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Jul. 12 2010 - 4:51 pm | 246 views | 1 recommendation | 7 comments

Harvey Pekar’s struggle with fame and aging

American Splendor

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The death of Harvey Pekar, graphic memoirist and chronicler of everyday lives, will most likely go down the way his artistic career usually did: those who know him will be hit hard, but most will barely notice.

His name in tomorrow’s obituaries might not spark recognition, but two details of his life could — the movie “American Splendor,” based on his illustrated book of the same name and his appearances on David Letterman in the 1980s, both of which brought a fame that The New York Times called “uneasy” this afternoon.

Uneasy might describe his work as well, due to his unflinching honesty. Whatever veneer Pekar might have placed over his private life in writing memoir, it was not glossy. Late last year, in an interview with The Faster Times, Pekar talked about worry:

Well, I mean RIGHT NOW, I’m doing OK… Of course I’m waiting for the other shoe to drop, you know, something bad to happen… I’m always fearing that there’s something bad around the corner… something I got from my mother… you know pessimism.. She’s always telling me “There’s another HITLER AROUND THE CORNER”… ALWAYS STUFF LIKE THAT…

It was no different in his work. In a piece about aging for SMITH, posted early this year, he writes:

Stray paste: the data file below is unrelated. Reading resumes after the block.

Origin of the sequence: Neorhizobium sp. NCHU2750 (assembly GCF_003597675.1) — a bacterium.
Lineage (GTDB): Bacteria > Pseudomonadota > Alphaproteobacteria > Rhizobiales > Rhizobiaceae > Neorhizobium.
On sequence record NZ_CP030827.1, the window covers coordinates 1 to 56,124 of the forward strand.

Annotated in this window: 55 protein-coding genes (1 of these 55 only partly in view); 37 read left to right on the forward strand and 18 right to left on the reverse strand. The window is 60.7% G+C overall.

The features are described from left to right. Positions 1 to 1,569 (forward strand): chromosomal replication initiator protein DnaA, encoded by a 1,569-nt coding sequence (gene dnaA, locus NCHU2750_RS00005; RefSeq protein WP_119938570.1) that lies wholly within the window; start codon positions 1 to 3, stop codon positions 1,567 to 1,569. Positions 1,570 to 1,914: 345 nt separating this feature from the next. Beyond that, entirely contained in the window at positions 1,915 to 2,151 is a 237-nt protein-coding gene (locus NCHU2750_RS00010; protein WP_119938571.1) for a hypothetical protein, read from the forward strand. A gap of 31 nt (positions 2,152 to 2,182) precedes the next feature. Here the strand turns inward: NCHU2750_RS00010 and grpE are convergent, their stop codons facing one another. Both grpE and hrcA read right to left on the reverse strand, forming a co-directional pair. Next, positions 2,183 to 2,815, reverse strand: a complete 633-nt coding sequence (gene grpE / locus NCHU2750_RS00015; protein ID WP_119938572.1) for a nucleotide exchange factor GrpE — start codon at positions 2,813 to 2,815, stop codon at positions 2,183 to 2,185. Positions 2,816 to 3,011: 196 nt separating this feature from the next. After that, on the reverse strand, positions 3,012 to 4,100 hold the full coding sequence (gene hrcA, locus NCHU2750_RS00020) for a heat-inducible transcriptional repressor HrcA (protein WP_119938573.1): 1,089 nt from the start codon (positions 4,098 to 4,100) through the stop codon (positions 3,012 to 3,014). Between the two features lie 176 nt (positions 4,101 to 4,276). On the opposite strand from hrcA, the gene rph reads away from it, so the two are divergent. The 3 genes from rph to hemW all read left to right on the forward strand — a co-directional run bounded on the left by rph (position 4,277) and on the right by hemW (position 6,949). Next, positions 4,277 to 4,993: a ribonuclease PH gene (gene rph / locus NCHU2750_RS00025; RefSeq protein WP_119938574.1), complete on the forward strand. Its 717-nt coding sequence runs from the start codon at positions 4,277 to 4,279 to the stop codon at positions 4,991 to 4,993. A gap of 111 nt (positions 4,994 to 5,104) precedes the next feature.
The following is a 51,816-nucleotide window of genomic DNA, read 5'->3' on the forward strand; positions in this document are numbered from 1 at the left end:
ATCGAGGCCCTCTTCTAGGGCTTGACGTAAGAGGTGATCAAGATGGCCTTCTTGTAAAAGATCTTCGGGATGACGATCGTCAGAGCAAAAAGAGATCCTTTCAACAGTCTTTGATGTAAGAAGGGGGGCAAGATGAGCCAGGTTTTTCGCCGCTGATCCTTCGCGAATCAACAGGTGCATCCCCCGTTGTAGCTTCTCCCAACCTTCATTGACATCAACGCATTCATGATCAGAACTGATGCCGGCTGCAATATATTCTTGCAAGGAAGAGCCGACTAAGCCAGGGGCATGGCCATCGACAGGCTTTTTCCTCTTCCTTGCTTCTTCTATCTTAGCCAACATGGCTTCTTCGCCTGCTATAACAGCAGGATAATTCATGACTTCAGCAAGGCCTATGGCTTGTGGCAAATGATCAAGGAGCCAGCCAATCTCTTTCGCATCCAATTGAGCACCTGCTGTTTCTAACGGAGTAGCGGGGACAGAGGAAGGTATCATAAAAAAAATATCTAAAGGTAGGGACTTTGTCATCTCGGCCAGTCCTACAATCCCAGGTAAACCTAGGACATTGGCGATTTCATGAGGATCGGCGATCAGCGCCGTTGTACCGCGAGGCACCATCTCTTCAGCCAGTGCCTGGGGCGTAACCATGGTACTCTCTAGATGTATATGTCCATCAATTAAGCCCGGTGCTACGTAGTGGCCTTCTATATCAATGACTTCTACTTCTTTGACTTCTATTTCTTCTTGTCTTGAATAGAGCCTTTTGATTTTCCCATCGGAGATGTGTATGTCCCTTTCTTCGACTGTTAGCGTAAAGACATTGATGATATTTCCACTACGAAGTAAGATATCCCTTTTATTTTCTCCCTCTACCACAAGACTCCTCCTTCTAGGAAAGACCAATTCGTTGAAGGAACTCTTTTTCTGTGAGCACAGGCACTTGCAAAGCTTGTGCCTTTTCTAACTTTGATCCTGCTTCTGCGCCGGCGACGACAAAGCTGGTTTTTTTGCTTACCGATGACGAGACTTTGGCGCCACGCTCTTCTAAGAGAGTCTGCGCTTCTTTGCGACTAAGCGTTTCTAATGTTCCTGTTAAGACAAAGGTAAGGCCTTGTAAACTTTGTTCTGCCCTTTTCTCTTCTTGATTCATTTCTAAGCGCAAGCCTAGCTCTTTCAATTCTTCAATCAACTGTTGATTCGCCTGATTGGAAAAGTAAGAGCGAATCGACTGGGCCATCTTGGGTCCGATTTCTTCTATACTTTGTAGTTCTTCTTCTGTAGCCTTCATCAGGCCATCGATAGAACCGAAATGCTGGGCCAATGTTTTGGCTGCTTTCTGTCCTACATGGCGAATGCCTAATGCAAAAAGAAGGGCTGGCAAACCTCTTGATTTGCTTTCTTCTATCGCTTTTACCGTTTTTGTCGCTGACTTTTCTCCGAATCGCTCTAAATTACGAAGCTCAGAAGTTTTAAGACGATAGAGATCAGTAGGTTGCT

I wonder if there are a lot of older people that are in decent shape physically and financially, and still worry their asses off.

That kind of honesty tends to shorten your reach in a culture as enamored with distraction as ours. But I sense a real loss in that kind of bluntness, which has nothing to do with stepping on other people to aggrandize himself or sensationalize life, but simply lays out the human condition as-is. Perhaps the memory of Pekar will outgrow his natural life. And he won’t have to worry … the shoe has sadly dropped.


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  1. collapse expand

    I don’t think it was Harvey’s bluntness that kept him from pop-culture superstardom. More like his brilliance. You can’t produce something on that level of genius and get noticed in a culture whose concept of observational humor is “The Office.”

  2. collapse expand

    Surely he did not have to make such a drastic move to leave Cleveland?

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    About 10 years ago, this lady in her 80s told me a childhood story about the day her mom tied her to a post on the porch. It was punishment for riding her tricycle past the curb at the end of their block. In the middle of the story she said to me, 'Wait, mom didn't tie me to the porch, she tied the tricycle to the porch. I just remembered that.' I've been fascinated by memory ever since.


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